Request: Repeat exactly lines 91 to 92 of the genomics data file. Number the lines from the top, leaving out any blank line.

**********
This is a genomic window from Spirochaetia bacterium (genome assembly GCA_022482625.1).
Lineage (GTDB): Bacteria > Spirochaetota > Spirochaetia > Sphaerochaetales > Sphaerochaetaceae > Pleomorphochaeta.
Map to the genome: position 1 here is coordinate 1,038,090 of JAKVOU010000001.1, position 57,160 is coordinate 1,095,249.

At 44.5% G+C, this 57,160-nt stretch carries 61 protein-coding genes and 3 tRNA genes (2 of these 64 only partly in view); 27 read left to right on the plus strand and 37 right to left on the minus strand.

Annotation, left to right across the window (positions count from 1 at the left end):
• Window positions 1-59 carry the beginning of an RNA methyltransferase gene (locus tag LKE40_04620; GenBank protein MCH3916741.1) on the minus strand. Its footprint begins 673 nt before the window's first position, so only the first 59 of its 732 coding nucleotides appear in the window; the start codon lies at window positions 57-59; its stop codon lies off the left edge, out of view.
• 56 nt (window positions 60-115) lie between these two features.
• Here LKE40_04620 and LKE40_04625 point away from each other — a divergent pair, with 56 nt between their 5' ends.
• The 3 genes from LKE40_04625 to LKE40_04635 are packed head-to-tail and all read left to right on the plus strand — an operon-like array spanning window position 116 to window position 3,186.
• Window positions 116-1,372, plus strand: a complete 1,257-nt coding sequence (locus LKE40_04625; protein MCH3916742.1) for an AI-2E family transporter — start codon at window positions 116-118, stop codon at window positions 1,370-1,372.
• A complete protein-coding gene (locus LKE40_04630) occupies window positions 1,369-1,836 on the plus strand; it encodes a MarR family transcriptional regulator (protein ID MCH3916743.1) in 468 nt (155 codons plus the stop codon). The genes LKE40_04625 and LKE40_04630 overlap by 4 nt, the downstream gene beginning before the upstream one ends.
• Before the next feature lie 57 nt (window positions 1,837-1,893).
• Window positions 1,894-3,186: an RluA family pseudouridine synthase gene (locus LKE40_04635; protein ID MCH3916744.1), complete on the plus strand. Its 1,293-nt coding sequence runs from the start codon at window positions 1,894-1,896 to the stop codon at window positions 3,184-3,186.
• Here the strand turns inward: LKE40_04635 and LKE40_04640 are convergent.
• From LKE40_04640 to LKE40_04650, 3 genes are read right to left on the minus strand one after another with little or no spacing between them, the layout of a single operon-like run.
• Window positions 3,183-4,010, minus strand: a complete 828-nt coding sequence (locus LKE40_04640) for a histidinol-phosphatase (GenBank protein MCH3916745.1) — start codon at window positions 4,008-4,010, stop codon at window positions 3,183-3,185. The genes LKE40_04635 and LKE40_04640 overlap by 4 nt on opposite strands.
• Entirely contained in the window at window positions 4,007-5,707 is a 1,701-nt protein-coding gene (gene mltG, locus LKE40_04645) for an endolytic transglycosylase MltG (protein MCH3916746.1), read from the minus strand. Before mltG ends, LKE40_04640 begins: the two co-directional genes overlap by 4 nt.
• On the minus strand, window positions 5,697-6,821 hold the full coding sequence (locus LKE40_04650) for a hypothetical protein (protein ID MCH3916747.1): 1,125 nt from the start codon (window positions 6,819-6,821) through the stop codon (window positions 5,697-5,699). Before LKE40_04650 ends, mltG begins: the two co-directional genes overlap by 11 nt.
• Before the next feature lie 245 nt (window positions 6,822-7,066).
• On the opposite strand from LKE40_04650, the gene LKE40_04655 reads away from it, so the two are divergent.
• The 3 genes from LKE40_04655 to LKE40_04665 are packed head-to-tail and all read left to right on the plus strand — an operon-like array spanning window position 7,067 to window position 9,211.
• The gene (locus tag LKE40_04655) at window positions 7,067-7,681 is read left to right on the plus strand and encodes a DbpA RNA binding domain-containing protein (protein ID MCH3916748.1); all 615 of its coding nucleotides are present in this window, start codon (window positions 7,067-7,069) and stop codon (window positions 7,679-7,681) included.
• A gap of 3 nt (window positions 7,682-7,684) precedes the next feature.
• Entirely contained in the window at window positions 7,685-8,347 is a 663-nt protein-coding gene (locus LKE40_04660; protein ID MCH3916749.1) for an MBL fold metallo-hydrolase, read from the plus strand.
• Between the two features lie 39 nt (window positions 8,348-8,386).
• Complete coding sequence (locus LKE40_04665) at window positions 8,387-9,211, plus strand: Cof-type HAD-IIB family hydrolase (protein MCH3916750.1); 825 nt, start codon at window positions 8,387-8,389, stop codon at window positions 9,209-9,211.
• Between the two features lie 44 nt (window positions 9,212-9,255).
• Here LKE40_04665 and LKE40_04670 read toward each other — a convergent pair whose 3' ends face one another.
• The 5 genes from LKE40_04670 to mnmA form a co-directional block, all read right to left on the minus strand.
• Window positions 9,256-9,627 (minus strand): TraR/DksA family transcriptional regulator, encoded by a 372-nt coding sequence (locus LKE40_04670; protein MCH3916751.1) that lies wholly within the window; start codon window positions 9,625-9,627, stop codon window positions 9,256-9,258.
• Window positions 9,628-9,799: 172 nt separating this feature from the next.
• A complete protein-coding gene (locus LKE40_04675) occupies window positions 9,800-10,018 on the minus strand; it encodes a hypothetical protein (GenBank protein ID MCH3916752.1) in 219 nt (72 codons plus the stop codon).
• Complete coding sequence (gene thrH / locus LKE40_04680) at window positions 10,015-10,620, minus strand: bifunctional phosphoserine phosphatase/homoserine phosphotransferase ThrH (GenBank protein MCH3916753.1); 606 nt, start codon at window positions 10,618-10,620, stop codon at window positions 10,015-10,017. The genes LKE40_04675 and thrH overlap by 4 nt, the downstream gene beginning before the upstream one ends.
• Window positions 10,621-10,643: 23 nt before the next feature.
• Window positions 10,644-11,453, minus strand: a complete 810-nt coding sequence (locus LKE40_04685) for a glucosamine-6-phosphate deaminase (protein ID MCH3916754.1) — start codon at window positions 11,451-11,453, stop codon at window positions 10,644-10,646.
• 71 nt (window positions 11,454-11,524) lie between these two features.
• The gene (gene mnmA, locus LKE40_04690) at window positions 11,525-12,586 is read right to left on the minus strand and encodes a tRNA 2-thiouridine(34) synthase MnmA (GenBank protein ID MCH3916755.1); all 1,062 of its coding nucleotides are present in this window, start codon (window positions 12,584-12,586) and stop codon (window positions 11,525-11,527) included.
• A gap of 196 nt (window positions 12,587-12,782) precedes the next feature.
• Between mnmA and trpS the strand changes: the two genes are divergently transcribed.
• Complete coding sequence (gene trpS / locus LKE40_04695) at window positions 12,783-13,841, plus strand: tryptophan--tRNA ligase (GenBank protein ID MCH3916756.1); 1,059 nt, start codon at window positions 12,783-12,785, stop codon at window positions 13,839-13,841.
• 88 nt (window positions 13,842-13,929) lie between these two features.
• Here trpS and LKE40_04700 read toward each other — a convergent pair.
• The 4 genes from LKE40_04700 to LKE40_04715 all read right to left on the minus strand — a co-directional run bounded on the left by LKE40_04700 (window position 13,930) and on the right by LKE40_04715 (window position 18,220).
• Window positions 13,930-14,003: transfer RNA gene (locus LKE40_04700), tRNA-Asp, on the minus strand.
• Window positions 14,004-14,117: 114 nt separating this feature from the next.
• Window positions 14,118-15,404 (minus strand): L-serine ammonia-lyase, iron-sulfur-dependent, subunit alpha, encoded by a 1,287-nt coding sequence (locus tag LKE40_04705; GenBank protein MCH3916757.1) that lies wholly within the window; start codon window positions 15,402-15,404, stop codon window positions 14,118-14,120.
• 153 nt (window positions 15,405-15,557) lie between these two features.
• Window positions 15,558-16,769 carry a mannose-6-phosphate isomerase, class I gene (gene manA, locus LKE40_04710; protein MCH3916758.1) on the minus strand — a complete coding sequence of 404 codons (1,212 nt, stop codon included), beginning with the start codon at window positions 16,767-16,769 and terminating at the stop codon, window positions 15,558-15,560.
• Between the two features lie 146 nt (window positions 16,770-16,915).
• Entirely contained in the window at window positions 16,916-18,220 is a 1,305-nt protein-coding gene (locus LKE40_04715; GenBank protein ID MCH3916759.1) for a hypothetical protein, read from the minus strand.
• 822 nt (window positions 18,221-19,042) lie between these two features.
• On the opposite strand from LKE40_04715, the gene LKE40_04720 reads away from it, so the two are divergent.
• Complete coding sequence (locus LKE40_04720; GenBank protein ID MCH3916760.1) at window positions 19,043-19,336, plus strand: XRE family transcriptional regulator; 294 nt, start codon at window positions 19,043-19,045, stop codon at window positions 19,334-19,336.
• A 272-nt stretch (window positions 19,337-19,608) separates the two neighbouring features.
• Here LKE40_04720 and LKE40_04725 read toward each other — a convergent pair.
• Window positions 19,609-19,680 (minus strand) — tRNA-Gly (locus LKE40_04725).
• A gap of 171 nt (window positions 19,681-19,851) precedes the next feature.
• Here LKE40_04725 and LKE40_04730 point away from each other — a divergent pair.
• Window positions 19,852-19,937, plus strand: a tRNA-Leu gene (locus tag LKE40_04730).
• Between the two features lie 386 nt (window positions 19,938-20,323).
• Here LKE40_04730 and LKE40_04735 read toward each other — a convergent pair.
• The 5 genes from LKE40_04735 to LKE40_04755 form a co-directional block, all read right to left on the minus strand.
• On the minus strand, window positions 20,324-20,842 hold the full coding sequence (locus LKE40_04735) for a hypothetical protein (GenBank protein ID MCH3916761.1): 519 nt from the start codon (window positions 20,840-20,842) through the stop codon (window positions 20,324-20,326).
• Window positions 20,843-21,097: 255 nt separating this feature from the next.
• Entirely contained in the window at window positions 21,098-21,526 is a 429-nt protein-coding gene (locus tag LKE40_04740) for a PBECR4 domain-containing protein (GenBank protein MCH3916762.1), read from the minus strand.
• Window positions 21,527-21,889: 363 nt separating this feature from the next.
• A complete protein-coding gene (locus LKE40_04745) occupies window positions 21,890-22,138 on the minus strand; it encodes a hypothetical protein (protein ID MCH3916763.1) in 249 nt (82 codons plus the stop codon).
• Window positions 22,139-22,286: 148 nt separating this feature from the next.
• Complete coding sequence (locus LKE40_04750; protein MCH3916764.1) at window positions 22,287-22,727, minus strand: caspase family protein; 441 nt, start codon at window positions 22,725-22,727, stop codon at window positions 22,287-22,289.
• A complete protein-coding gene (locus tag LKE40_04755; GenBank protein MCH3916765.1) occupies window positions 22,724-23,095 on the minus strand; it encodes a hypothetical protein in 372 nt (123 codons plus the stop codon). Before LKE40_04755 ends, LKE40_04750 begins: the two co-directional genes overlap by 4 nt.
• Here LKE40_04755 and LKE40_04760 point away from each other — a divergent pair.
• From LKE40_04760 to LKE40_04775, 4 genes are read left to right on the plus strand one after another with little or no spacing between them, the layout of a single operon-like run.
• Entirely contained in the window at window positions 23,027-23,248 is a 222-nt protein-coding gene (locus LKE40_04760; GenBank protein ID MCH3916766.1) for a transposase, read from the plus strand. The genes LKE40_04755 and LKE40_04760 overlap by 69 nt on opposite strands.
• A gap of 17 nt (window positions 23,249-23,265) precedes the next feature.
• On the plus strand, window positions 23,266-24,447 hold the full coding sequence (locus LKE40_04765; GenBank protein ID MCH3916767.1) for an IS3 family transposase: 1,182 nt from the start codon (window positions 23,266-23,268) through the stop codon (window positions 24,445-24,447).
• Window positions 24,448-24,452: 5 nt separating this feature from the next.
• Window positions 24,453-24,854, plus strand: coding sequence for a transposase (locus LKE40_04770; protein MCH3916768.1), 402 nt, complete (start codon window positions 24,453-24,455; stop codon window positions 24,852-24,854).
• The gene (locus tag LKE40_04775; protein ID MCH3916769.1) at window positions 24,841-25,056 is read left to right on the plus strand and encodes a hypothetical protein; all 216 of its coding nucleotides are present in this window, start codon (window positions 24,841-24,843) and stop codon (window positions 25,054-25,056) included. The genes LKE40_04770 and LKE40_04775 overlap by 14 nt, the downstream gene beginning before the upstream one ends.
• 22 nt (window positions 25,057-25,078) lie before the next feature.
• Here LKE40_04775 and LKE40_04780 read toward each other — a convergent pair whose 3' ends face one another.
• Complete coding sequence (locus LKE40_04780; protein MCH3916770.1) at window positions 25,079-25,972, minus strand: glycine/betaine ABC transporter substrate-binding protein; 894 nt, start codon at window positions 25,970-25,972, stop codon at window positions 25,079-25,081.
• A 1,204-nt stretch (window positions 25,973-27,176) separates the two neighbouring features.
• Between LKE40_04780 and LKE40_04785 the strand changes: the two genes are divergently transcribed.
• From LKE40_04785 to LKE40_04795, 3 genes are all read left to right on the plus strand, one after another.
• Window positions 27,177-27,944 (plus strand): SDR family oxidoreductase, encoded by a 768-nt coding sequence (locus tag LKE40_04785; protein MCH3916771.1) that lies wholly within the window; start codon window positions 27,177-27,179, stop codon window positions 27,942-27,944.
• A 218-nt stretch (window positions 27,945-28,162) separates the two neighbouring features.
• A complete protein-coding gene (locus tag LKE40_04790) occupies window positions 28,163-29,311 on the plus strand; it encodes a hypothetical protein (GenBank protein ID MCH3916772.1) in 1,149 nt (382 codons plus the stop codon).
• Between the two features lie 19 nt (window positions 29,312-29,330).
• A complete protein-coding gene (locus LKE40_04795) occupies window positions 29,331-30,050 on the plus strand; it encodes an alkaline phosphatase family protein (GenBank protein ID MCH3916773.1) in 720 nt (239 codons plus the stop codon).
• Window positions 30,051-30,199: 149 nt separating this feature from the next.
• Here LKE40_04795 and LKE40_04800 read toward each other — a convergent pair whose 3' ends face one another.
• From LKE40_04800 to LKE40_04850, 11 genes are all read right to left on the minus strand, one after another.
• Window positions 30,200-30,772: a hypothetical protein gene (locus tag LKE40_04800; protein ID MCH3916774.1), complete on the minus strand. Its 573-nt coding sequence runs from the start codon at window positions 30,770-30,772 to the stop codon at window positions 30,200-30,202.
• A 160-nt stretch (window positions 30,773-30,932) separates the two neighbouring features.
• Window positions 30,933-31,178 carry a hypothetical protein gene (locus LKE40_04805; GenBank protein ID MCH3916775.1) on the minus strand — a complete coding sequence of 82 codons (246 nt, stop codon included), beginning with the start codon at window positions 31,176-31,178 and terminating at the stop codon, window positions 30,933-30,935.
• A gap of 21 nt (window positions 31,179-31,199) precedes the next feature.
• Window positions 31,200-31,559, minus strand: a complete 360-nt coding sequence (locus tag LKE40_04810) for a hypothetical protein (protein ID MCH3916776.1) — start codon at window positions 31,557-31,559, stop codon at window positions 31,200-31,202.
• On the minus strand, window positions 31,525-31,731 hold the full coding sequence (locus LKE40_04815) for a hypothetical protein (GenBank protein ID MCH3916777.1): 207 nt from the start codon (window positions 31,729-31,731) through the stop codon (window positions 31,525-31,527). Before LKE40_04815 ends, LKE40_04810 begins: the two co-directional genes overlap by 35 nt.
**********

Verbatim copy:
• Here LKE40_04795 and LKE40_04800 read toward each other — a convergent pair whose 3' ends face one another.
• From LKE40_04800 to LKE40_04850, 11 genes are all read right to left on the minus strand, one after another.